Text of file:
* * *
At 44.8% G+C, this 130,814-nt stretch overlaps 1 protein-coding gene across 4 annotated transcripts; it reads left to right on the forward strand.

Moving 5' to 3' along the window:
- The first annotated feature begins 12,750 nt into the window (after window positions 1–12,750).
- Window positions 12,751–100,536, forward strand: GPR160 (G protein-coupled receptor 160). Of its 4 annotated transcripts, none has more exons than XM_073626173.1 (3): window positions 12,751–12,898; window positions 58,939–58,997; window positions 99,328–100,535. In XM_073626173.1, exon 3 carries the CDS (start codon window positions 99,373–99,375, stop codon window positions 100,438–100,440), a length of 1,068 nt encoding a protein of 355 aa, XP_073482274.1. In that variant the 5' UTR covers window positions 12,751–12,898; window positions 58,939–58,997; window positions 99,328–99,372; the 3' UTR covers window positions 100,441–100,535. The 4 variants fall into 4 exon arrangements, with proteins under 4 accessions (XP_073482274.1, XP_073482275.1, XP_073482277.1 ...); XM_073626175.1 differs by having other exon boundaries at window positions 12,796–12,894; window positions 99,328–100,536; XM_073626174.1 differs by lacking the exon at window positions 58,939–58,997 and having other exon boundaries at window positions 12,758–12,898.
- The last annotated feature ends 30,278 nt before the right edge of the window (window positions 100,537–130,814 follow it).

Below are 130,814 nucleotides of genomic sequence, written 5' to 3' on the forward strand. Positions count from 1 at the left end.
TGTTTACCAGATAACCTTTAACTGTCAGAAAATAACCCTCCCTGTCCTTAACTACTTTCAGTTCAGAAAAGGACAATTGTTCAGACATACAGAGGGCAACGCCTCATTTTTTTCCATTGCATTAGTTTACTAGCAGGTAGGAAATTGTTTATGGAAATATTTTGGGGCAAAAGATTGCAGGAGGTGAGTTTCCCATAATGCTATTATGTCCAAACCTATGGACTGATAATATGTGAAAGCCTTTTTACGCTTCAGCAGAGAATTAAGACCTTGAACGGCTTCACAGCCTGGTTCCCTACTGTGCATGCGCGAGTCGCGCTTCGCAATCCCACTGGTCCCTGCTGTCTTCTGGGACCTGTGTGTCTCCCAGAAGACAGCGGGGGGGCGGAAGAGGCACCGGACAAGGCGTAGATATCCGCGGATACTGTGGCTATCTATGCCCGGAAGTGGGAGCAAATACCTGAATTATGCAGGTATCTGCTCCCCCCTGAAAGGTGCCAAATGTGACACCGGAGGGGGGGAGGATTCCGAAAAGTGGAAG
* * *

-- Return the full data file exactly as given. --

At 44.8% G+C, this 130,814-nt stretch overlaps 1 protein-coding gene across 4 annotated transcripts; it reads left to right on the forward strand.

Moving 5' to 3' along the window:
- The first annotated feature begins 12,750 nt into the window (after window positions 1–12,750).
- Window positions 12,751–100,536, forward strand: GPR160 (G protein-coupled receptor 160). Of its 4 annotated transcripts, none has more exons than XM_073626173.1 (3): window positions 12,751–12,898; window positions 58,939–58,997; window positions 99,328–100,535. In XM_073626173.1, exon 3 carries the CDS (start codon window positions 99,373–99,375, stop codon window positions 100,438–100,440), a length of 1,068 nt encoding a protein of 355 aa, XP_073482274.1. In that variant the 5' UTR covers window positions 12,751–12,898; window positions 58,939–58,997; window positions 99,328–99,372; the 3' UTR covers window positions 100,441–100,535. The 4 variants fall into 4 exon arrangements, with proteins under 4 accessions (XP_073482274.1, XP_073482275.1, XP_073482277.1 ...); XM_073626175.1 differs by having other exon boundaries at window positions 12,796–12,894; window positions 99,328–100,536; XM_073626174.1 differs by lacking the exon at window positions 58,939–58,997 and having other exon boundaries at window positions 12,758–12,898.
- The last annotated feature ends 30,278 nt before the right edge of the window (window positions 100,537–130,814 follow it).

Below are 130,814 nucleotides of genomic sequence, written 5' to 3' on the forward strand. Positions count from 1 at the left end.
TGTTTACCAGATAACCTTTAACTGTCAGAAAATAACCCTCCCTGTCCTTAACTACTTTCAGTTCAGAAAAGGACAATTGTTCAGACATACAGAGGGCAACGCCTCATTTTTTTCCATTGCATTAGTTTACTAGCAGGTAGGAAATTGTTTATGGAAATATTTTGGGGCAAAAGATTGCAGGAGGTGAGTTTCCCATAATGCTATTATGTCCAAACCTATGGACTGATAATATGTGAAAGCCTTTTTACGCTTCAGCAGAGAATTAAGACCTTGAACGGCTTCACAGCCTGGTTCCCTACTGTGCATGCGCGAGTCGCGCTTCGCAATCCCACTGGTCCCTGCTGTCTTCTGGGACCTGTGTGTCTCCCAGAAGACAGCGGGGGGGCGGAAGAGGCACCGGACAAGGCGTAGATATCCGCGGATACTGTGGCTATCTATGCCCGGAAGTGGGAGCAAATACCTGAATTATGCAGGTATCTGCTCCCCCCTGAAAGGTGCCAAATGTGACACCGGAGGGGGGGAGGATTCCGAAAAGTGGAAG